An inner frame 20 is mounted within and suspended from the outer frame 12 by hangers 22, those on the left side of FIG. 3 being omitted for clarity. Frame 20 includes a pair of lower cross members 24 and lower, longitudinally extending beams 26. Vertically extending side members 28 cradle and support a low frequency drive unit indicated generally at 30 in FIG. 3 and, as shown in that Figure, the drive unit 30 consists of a closed box comprising upper and lower walls 32, 34 and side walls 36 and 38. A dead shaft 40 is mounted between the upper and lower walls 32, 34 and the shaft 40 supports a sleeve 42 which, through bearings 44, is mounted for rotation on the shaft 40. Sleeve 42 is provided with a sheave 46 interconnected to a drive motor 48 by suitable drive means such as V-belts 50. Sleeve 42 also includes an eccentrically positioned weight 52 which, when the sleeve 42 is rotated by the drive means 48, effects a low frequency horizontal motion to the inner frame 20 and anything attached to it.
A screen deck assembly 54 is mounted on the inner frame 20 and is secured to the vertical members 28 of the inner frame 20 by resilient mounts such as springs or rubber blocks 56. A screen 58 is mounted in the assembly 54 and includes suitable tensioning devices 60. The means to apply high frequency vibration to this screen consists of a shaft 62 mounted for rotation in a housing 64 that extends transverse of and is secured to the upper section of the deck assembly 54, as illustrated in FIGS. 1 and 3. The housing 64 includes suitable bearing assemblies 66, 68 to allow rotation of shaft 62, which is also provided with an eccentrically positioned weight 70 extending substantially throughout its length. One terminal end of shaft 62 is provided with a pulley 72 that is utilized to rotate the shaft 62 in response to action of a suitable motor 74 mounted on the inner frame 20 as shown on FIG. 3, and connected to the pulley 72 by drive belts 76.
Suspension hangers 22 have universal type joints 78 and 80 at their upper and lower ends respectively interconnecting hangers 22 to the outer frame 12 at their top ends and to the inner frame 20 at their lower ends. It will be understood therefore that operation of the motor 48 and rotation of the weight 52 thereby will cause a flat rotary motion to be applied to the inner frame 20 and the deck 54 attached thereto. At the same time, operation of motor 74 and rotation of shaft 62 will cause a high frequency vibratory action in a vertical plane to the screen deck assembly 54 and, in particular, to the screen 58. The resilient mounts 56 serve to isolate the vibratory action of the screen deck 54 from the structure of the drive box 30.
In one structural example, the motor 48 applies a two inch rotary throw or movement to the inner frame 20 by virtue of an approximate 300 r.p.m. rotation of the eccentrically located weight 52. The motor 74 in rotating the shaft 62 between 3,000 or 4,000 r.p.m. provides a vertical throw of approximately 1/4 of an inch to the screen deck.
Referring to FIG. 4, a further embodiment of the invention is shown in which a double deck and pan is mounted on the inner frame, one deck being mounted above the other and both being mounted over the cleaning pan. For the purposes of clarity, many of the details mentioned with respect to the first embodiment have been omitted from FIG. 4 but it will be seen that the embodiment again uses an outer frame 112 suspending and carrying an inner, cage frame 114 through a plurality of spaced hangers 116 interconnecting the inner and outer frames at their lower and upper ends respectively through universal type joints 118.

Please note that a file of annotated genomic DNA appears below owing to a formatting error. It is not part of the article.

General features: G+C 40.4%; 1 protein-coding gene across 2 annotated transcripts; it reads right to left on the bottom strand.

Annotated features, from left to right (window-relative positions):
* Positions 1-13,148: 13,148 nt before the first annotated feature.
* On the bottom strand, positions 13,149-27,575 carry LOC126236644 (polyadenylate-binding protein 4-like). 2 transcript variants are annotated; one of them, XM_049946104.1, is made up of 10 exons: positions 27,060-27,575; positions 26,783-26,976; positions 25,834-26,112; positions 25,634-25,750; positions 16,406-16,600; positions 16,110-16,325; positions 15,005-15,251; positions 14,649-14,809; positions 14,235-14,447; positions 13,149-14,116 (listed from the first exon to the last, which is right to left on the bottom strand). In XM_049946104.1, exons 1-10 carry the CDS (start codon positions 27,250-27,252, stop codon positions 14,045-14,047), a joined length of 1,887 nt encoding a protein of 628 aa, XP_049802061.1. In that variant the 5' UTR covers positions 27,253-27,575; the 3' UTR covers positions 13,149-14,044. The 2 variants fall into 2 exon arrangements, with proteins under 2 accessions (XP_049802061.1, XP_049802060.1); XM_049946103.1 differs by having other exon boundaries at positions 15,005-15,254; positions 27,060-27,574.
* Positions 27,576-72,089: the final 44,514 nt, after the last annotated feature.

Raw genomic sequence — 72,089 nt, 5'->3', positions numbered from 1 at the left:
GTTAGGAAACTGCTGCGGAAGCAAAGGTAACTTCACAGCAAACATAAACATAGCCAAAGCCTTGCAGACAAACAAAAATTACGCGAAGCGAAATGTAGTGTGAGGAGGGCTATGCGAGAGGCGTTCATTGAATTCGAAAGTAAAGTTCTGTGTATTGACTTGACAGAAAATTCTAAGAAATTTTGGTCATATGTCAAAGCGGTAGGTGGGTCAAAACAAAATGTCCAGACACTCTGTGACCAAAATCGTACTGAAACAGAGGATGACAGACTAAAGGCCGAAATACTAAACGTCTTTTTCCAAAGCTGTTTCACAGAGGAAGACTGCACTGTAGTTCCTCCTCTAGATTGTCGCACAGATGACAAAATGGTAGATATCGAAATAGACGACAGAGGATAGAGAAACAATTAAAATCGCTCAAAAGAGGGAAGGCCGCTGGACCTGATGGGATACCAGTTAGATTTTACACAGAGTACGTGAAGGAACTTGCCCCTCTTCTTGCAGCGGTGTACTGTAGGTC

Frame 114 includes a plurality of side members positioned in a generally upright direction and interconnected with a suitable number of horizontal members 122. Frame 114 supports and has secured to it an upper deck 124 which would be provided with large holes or apertures for a first, screening or classifying step. In the lower end of the frame 114 is a shorter, second deck 126 which would be provided with smaller apertures for a second classifying step and beneath deck 126 would be a pan 130. Means for driving the inner frame 114 and the decks and pan attached to it in a flat horizontal motion, would be the same as the drive means in the embodiment of FIGS. 1-3 and would be located centrally of the device between the upper and lower decks 124, 126 in the general region indicated at 132. A second drive means 134 is mounted on the inner frame and connected by a belt 136 to the pulley 138 of a vibrator 140 for applying a high frequency, vertical vibration to the frame 114, decks 124, 126 and the pan 130.
It will be appreciated that the drawings illustrate the present invention in two of its simplest forms, requiring only two drive units. Other alternatives could incorporate two or more high frequency drive units operating on upper and lower decks. For example, in place of the eccentric type high frequency vibrator illustrated in FIG. 3, a hummer form of vibrator could be used. Hummer vibrators incorporate electrically excited solenoids which are suitably interconnected to the screen 58 and actuation of the solenoid through such connection applies new vertical vibration to the screen.
While the present invenion has been described in connection with specific embodiments thereof and in a specific use, various modifications thereof will occur to those skilled in the art without departing from the spirit and scope of the invention as set forth in the attached claims.
The terms and expressions which have been used in this disclosure are used as terms of description and not of limitation. There is no intention in the use of such terms and expressions to exclude any equivalence of the features shown and described or portions thereof. It is recognized that various modifications are possible within the scope of the invention claimed.
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|U.S. Classification||209/319, 209/412, 209/405, 209/366.5, 209/329|
|International Classification||B07B1/36, B07B1/42, B07B1/28, B07B1/46|
|Cooperative Classification||B07B1/28, B07B1/36, B07B1/42, B07B1/46|
|European Classification||B07B1/36, B07B1/28, B07B1/46, B07B1/42|
|Apr 12, 1988||FPAY||Fee payment|
Year of fee payment: 4
|Jun 16, 1992||REMI||Maintenance fee reminder mailed|
|Nov 15, 1992||LAPS||Lapse for failure to pay maintenance fees|
|Jan 26, 1993||FP||Expired due to failure to pay maintenance fee|
Effective date: 19921115